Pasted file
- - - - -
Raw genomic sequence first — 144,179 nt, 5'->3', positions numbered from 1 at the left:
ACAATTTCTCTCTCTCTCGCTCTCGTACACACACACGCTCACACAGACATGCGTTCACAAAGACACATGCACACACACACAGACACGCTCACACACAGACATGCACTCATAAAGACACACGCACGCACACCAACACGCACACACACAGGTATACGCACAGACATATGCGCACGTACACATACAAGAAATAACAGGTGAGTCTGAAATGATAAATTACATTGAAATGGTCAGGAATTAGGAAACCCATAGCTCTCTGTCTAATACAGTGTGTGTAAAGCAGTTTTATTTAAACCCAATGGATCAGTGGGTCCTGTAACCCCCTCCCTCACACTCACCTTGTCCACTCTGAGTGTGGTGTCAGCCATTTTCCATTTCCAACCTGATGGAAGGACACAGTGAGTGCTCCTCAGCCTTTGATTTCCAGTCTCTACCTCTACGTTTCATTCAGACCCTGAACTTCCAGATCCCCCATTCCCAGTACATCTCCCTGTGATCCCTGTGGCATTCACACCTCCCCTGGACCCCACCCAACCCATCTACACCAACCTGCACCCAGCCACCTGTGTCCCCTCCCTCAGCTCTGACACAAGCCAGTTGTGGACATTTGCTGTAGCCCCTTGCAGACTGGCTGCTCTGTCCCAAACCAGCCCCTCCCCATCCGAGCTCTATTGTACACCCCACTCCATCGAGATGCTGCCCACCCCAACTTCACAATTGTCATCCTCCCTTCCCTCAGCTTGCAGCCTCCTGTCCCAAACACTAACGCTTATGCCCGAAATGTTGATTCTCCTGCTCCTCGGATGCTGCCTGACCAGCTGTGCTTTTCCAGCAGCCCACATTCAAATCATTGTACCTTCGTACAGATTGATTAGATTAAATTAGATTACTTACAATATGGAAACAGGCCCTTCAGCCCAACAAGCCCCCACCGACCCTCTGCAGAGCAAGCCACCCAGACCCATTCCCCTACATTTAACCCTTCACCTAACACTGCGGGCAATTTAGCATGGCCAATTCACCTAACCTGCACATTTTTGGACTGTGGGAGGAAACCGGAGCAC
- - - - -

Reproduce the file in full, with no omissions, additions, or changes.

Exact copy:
Raw genomic sequence first — 144,179 nt, 5'->3', positions numbered from 1 at the left:
ACAATTTCTCTCTCTCTCGCTCTCGTACACACACACGCTCACACAGACATGCGTTCACAAAGACACATGCACACACACACAGACACGCTCACACACAGACATGCACTCATAAAGACACACGCACGCACACCAACACGCACACACACAGGTATACGCACAGACATATGCGCACGTACACATACAAGAAATAACAGGTGAGTCTGAAATGATAAATTACATTGAAATGGTCAGGAATTAGGAAACCCATAGCTCTCTGTCTAATACAGTGTGTGTAAAGCAGTTTTATTTAAACCCAATGGATCAGTGGGTCCTGTAACCCCCTCCCTCACACTCACCTTGTCCACTCTGAGTGTGGTGTCAGCCATTTTCCATTTCCAACCTGATGGAAGGACACAGTGAGTGCTCCTCAGCCTTTGATTTCCAGTCTCTACCTCTACGTTTCATTCAGACCCTGAACTTCCAGATCCCCCATTCCCAGTACATCTCCCTGTGATCCCTGTGGCATTCACACCTCCCCTGGACCCCACCCAACCCATCTACACCAACCTGCACCCAGCCACCTGTGTCCCCTCCCTCAGCTCTGACACAAGCCAGTTGTGGACATTTGCTGTAGCCCCTTGCAGACTGGCTGCTCTGTCCCAAACCAGCCCCTCCCCATCCGAGCTCTATTGTACACCCCACTCCATCGAGATGCTGCCCACCCCAACTTCACAATTGTCATCCTCCCTTCCCTCAGCTTGCAGCCTCCTGTCCCAAACACTAACGCTTATGCCCGAAATGTTGATTCTCCTGCTCCTCGGATGCTGCCTGACCAGCTGTGCTTTTCCAGCAGCCCACATTCAAATCATTGTACCTTCGTACAGATTGATTAGATTAAATTAGATTACTTACAATATGGAAACAGGCCCTTCAGCCCAACAAGCCCCCACCGACCCTCTGCAGAGCAAGCCACCCAGACCCATTCCCCTACATTTAACCCTTCACCTAACACTGCGGGCAATTTAGCATGGCCAATTCACCTAACCTGCACATTTTTGGACTGTGGGAGGAAACCGGAGCAC